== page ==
Boris Johnson warns Trump that targeting Iranian cultural sites would break international law

  • Boris Johnson warns Trump against targeting Iranian cultural sites.
  • A spokesperson for Johnson says doing so would be a breach of international law.
  • Trump on Monday repeated his threat to target the sites.
  • Johnson and other European leaders release a joint statement calling the US and Iran to step back from outright war.
  • Visit Business Insider's homepage for more stories.

Boris Johnson has warned Donald Trump that any attempt to target Iranian cultural sites would be a breach of international law.

Trump on Monday repeated his threat to target Iranian cultural sites, after suggesting over the weekend that the US could hit the sites "very fast and very hard."

"They're allowed to kill our people. They're allowed to torture and maim our people. They're allowed to use roadside bombs and blow up our people. And we're not allowed to touch their cultural sites? It doesn't work that way," Trump told reporters.

Responding to the comments, a spokesperson for Johnson said on Monday that any attempt to target Iranian cultural sites would be a breach of international law.

"There are international conventions in place that prevent the destruction of cultural heritage," the spokesperson said.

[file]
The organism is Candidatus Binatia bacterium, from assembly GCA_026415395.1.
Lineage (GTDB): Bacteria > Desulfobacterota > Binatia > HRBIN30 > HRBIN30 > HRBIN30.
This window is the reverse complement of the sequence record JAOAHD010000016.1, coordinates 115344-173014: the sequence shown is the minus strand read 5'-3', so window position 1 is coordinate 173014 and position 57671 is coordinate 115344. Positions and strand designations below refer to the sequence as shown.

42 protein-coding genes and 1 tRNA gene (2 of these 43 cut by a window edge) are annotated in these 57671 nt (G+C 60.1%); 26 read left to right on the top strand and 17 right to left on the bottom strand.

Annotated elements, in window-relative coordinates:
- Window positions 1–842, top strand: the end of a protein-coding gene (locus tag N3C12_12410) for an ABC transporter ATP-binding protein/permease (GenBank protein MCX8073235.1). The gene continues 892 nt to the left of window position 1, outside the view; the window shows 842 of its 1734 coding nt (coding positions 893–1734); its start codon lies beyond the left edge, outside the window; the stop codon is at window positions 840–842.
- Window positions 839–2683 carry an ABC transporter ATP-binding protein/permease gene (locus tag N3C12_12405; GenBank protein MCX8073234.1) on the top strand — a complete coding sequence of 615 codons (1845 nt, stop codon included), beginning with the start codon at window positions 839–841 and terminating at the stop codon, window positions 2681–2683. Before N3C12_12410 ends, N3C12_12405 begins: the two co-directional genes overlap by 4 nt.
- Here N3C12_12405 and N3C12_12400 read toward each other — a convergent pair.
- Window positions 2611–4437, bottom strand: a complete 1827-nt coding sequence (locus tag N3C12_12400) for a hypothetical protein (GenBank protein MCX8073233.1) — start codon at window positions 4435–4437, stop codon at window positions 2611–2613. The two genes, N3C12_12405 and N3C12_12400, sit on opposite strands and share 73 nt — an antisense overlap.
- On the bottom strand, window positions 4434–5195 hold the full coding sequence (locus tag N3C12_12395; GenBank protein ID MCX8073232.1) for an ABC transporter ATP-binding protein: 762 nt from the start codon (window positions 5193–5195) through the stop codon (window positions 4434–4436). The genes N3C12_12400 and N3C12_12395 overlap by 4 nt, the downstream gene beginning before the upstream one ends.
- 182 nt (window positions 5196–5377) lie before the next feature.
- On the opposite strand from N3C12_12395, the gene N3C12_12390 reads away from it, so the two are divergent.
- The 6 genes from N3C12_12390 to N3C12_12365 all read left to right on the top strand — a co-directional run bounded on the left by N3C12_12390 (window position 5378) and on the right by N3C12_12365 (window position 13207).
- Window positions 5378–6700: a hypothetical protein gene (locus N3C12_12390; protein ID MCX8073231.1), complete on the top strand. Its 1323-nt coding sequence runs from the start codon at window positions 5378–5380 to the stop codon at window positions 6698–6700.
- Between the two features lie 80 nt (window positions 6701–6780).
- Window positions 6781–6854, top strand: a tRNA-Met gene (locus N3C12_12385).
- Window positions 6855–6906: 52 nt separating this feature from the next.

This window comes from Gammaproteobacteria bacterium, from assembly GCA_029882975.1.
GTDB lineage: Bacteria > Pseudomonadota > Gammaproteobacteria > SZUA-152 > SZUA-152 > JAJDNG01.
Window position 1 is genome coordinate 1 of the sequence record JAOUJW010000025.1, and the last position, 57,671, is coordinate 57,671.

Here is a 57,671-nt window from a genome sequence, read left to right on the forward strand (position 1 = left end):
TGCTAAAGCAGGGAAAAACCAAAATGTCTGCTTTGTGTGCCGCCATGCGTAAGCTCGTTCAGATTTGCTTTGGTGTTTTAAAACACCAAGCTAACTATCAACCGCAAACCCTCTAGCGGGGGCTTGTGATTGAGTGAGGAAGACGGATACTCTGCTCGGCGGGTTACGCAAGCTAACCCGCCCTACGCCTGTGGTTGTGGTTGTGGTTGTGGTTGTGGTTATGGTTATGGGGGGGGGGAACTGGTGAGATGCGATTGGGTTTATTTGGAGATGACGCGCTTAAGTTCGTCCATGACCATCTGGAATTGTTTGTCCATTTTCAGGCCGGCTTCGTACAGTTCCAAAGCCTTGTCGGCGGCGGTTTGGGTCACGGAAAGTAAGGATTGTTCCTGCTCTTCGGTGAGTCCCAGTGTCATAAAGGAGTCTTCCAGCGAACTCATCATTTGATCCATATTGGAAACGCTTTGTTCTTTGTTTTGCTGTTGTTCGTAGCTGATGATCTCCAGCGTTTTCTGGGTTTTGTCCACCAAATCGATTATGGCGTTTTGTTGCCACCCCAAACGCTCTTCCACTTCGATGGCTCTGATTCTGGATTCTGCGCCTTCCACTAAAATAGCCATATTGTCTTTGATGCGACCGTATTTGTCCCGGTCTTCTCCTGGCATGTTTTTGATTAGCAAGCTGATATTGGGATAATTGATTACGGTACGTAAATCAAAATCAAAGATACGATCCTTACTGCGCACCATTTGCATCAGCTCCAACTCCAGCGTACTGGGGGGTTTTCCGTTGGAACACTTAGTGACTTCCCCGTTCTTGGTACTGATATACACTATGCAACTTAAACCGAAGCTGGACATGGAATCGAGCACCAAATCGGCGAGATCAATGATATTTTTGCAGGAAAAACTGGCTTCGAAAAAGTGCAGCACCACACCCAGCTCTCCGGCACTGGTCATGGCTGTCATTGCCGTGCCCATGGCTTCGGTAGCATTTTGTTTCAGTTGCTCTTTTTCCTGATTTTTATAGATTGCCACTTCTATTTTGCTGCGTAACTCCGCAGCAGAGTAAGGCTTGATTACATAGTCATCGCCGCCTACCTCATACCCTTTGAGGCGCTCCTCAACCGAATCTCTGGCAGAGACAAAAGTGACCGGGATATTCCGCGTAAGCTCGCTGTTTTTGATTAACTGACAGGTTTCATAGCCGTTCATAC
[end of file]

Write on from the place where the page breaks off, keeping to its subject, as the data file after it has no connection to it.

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British Prime Minister Boris Johnson, right, and U.S. President Donald Trump pose during a group photo during a NATO leaders meeting at The Grove hotel and resort in Watford, Hertfordshire, England, Wednesday, Dec. 4, 2019. NATO Secretary-General Jens Stoltenberg rejected Wednesday French criticism that the military alliance is suffering from brain death, and insisted that the organization is adapting to modern challenges. (Peter Nicholls, Pool Photo via AP)
British Prime Minister Boris Johnson, left, reaches out to shake hands with U.S. President Donald Trump at the official arrivals for a NATO leaders meeting at The Grove hotel and resort in Watford, Hertfordshire, England, Wednesday, Dec. 4, 2019. NATO Secretary-General Jens Stoltenberg rejected Wednesday French criticism that the military alliance is suffering from brain death, and insisted that the organization is adapting to modern challenges. (AP Photo/Francisco Seco)